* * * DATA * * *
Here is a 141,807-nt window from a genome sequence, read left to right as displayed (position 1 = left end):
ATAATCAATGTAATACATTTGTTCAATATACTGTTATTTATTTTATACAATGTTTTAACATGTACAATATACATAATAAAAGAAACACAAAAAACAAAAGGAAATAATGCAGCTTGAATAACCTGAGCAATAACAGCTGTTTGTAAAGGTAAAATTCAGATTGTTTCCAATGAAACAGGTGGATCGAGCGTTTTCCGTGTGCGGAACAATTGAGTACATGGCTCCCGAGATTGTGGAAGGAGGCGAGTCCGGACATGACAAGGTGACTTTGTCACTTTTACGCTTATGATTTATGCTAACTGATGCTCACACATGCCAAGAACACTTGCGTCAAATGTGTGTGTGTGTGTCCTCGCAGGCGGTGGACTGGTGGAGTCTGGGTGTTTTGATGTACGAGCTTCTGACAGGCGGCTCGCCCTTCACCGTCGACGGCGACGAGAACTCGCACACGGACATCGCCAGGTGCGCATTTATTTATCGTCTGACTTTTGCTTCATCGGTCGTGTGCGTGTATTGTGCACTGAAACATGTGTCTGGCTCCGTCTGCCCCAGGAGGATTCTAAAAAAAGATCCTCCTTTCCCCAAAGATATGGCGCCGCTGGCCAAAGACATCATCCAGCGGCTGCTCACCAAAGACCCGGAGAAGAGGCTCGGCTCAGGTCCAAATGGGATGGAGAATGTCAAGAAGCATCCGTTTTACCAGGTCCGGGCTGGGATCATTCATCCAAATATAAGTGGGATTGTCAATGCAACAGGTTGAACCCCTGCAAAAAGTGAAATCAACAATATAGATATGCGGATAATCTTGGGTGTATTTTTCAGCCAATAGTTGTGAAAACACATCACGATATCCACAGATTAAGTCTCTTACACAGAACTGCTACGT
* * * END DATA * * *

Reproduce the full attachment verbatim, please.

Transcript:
Here is a 141,807-nt window from a genome sequence, read left to right as displayed (position 1 = left end):
ATAATCAATGTAATACATTTGTTCAATATACTGTTATTTATTTTATACAATGTTTTAACATGTACAATATACATAATAAAAGAAACACAAAAAACAAAAGGAAATAATGCAGCTTGAATAACCTGAGCAATAACAGCTGTTTGTAAAGGTAAAATTCAGATTGTTTCCAATGAAACAGGTGGATCGAGCGTTTTCCGTGTGCGGAACAATTGAGTACATGGCTCCCGAGATTGTGGAAGGAGGCGAGTCCGGACATGACAAGGTGACTTTGTCACTTTTACGCTTATGATTTATGCTAACTGATGCTCACACATGCCAAGAACACTTGCGTCAAATGTGTGTGTGTGTGTCCTCGCAGGCGGTGGACTGGTGGAGTCTGGGTGTTTTGATGTACGAGCTTCTGACAGGCGGCTCGCCCTTCACCGTCGACGGCGACGAGAACTCGCACACGGACATCGCCAGGTGCGCATTTATTTATCGTCTGACTTTTGCTTCATCGGTCGTGTGCGTGTATTGTGCACTGAAACATGTGTCTGGCTCCGTCTGCCCCAGGAGGATTCTAAAAAAAGATCCTCCTTTCCCCAAAGATATGGCGCCGCTGGCCAAAGACATCATCCAGCGGCTGCTCACCAAAGACCCGGAGAAGAGGCTCGGCTCAGGTCCAAATGGGATGGAGAATGTCAAGAAGCATCCGTTTTACCAGGTCCGGGCTGGGATCATTCATCCAAATATAAGTGGGATTGTCAATGCAACAGGTTGAACCCCTGCAAAAAGTGAAATCAACAATATAGATATGCGGATAATCTTGGGTGTATTTTTCAGCCAATAGTTGTGAAAACACATCACGATATCCACAGATTAAGTCTCTTACACAGAACTGCTACGT